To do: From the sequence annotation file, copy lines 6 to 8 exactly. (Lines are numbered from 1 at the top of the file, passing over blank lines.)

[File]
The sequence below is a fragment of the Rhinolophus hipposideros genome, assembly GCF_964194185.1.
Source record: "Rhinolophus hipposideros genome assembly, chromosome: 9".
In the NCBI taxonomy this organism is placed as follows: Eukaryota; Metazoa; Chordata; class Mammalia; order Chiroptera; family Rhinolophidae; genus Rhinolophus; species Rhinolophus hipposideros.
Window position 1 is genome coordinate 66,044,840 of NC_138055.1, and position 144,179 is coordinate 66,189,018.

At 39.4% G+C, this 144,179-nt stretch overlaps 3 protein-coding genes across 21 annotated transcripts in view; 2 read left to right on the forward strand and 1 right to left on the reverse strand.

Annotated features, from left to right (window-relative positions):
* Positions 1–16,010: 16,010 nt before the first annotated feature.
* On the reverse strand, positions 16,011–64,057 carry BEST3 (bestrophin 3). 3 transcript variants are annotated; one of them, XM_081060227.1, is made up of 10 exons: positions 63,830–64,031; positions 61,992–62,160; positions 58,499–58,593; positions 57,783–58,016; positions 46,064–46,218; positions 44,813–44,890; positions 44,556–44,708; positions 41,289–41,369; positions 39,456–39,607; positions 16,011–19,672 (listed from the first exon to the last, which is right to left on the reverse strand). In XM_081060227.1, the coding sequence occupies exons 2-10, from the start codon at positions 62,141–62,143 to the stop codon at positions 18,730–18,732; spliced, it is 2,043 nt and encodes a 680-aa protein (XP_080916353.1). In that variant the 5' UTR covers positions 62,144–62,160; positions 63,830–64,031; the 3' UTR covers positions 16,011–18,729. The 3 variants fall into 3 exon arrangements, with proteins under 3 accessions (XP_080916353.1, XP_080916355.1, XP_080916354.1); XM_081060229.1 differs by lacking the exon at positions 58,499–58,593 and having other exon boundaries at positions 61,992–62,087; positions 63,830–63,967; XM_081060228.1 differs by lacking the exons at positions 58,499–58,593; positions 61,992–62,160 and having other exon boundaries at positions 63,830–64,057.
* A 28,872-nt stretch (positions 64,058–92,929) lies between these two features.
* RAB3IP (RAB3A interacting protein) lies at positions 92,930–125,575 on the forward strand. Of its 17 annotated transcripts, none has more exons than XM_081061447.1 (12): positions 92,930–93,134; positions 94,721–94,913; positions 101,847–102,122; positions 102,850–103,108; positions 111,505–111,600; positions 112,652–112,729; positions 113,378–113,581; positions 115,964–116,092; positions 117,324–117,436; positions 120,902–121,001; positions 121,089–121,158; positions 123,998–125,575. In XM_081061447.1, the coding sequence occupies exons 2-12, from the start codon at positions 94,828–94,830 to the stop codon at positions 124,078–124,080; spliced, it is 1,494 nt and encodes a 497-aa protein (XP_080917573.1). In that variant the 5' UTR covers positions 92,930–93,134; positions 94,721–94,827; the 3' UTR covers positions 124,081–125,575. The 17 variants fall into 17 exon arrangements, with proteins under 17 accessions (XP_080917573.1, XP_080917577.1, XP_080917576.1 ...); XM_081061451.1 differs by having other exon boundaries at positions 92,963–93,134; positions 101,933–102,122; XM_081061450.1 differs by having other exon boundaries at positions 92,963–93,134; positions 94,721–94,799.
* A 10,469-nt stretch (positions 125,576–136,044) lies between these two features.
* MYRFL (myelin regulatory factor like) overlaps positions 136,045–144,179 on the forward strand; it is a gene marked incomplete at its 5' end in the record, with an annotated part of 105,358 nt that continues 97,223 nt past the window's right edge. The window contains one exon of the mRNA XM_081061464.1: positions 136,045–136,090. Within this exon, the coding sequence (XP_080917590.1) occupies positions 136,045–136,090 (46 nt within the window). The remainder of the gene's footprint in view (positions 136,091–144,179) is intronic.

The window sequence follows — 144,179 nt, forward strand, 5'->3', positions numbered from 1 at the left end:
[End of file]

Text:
Annotated features, from left to right (window-relative positions):
* Positions 1–16,010: 16,010 nt before the first annotated feature.
* On the reverse strand, positions 16,011–64,057 carry BEST3 (bestrophin 3). 3 transcript variants are annotated; one of them, XM_081060227.1, is made up of 10 exons: positions 63,830–64,031; positions 61,992–62,160; positions 58,499–58,593; positions 57,783–58,016; positions 46,064–46,218; positions 44,813–44,890; positions 44,556–44,708; positions 41,289–41,369; positions 39,456–39,607; positions 16,011–19,672 (listed from the first exon to the last, which is right to left on the reverse strand). In XM_081060227.1, the coding sequence occupies exons 2-10, from the start codon at positions 62,141–62,143 to the stop codon at positions 18,730–18,732; spliced, it is 2,043 nt and encodes a 680-aa protein (XP_080916353.1). In that variant the 5' UTR covers positions 62,144–62,160; positions 63,830–64,031; the 3' UTR covers positions 16,011–18,729. The 3 variants fall into 3 exon arrangements, with proteins under 3 accessions (XP_080916353.1, XP_080916355.1, XP_080916354.1); XM_081060229.1 differs by lacking the exon at positions 58,499–58,593 and having other exon boundaries at positions 61,992–62,087; positions 63,830–63,967; XM_081060228.1 differs by lacking the exons at positions 58,499–58,593; positions 61,992–62,160 and having other exon boundaries at positions 63,830–64,057.